No, the Marvel movies are not cinema
< (2 of 2)
The plots of the Marvel movies follow a formulaic pattern without creativity
True cinematic works stand out on the basis of their unique stories. The Marvel movies lack this element.
< (1 of 3) Next argument >
Marvel - and Disney - are movie-making machines. They churn out movie after movie to stay on top of the film industry. But machine-made products in any industry tend to all look the same. And the same goes for all the movies in the MCU. All of Marvel's movies follow the same basic formula. Their plots always loosely follow Joseph Campbell's "hero's journey:" the call to adventure, meeting a mentor, conflict with the foe, a "darkest hour," and eventual triumph. But there are also other similarities specific to Marvel movies. There's always an "emotionally-distant antihero," a dead mentor, a token "strong female character," an internal pep-talk revelation, and an anticlimactic final battle. Look past some of the specific aesthetics and character names and you'll see the same story told over and over again. Sure, it might be an entertaining watch in itself, the first time around. But such a surface-level hero story told over and over again just wears on an audience. It certainly doesn't merit praise as good cinema.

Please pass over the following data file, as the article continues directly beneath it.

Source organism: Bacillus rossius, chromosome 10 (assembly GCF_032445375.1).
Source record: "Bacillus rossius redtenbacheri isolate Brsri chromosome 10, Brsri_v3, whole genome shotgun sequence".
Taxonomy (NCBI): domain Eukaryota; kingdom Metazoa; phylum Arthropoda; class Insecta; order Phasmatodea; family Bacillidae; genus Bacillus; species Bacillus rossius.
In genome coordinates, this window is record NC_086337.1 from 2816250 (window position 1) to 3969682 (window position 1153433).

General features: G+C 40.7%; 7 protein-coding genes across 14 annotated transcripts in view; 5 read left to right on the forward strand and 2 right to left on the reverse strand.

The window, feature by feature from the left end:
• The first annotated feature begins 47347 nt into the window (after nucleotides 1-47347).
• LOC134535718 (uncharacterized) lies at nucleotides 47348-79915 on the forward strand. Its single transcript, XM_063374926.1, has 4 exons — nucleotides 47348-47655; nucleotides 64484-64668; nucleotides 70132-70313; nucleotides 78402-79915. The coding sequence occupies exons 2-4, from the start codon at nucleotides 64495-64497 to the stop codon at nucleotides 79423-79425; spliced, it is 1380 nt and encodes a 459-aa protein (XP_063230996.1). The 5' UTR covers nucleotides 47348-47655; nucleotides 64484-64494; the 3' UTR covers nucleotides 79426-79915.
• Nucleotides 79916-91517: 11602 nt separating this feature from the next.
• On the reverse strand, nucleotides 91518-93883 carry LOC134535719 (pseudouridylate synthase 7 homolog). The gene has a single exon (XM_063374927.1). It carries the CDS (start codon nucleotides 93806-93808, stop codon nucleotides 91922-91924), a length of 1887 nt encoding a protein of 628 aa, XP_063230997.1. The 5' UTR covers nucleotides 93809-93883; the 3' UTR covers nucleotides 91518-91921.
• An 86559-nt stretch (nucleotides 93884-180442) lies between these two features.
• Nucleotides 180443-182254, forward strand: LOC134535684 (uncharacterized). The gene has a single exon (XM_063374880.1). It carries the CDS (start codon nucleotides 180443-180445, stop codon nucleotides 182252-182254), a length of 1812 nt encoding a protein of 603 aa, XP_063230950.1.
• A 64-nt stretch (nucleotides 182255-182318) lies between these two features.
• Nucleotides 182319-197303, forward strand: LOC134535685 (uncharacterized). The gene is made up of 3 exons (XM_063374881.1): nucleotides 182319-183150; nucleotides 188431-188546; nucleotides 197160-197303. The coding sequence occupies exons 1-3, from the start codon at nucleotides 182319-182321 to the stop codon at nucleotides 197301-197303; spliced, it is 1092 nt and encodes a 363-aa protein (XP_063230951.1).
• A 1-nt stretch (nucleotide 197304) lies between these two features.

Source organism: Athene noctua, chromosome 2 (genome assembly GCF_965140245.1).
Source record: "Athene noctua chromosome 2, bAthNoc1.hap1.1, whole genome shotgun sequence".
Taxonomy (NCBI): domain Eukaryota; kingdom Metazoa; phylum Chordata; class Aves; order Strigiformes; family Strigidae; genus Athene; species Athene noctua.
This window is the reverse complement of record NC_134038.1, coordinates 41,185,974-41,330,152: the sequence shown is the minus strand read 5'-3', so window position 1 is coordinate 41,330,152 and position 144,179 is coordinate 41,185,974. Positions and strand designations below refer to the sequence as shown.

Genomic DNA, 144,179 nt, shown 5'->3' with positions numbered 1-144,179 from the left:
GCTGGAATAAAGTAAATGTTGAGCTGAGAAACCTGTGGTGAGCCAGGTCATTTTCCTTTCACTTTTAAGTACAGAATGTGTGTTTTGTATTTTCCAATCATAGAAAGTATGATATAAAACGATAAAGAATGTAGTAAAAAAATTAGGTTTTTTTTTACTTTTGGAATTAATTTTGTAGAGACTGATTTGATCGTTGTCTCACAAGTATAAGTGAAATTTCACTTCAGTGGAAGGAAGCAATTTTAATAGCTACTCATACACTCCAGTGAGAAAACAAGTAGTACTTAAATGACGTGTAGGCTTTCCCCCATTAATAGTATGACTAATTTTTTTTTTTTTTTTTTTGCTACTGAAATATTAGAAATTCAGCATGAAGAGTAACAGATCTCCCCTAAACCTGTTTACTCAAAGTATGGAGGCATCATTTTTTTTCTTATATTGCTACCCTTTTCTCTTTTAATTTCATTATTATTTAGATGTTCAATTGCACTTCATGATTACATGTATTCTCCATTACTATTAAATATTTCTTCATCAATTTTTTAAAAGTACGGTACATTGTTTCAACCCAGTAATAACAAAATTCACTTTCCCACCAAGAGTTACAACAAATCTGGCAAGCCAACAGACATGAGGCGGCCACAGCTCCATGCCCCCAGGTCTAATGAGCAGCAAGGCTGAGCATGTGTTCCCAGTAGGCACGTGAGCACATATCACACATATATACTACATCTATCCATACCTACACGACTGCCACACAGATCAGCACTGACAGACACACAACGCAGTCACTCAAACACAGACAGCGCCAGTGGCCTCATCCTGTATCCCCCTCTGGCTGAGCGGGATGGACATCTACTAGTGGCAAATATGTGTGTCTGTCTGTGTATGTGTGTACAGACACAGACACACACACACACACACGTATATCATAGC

There are certain story beats common to the Marvel movies. But anyone taking a cursory glance at the plots of these movies can see that the differences are quite substantial. Does Guardians of the Galaxy, a space action-comedy about surrogate family, really resemble Black Panther, a story about political competition and oppression? Is Captain America: The First Avenger, about Steve Rogers gaining the strength to fight for his country, really the same as his succeeding films in which he becomes disillusioned with his country and fights against it? There is much more variety in the MCU than critics give it credit for.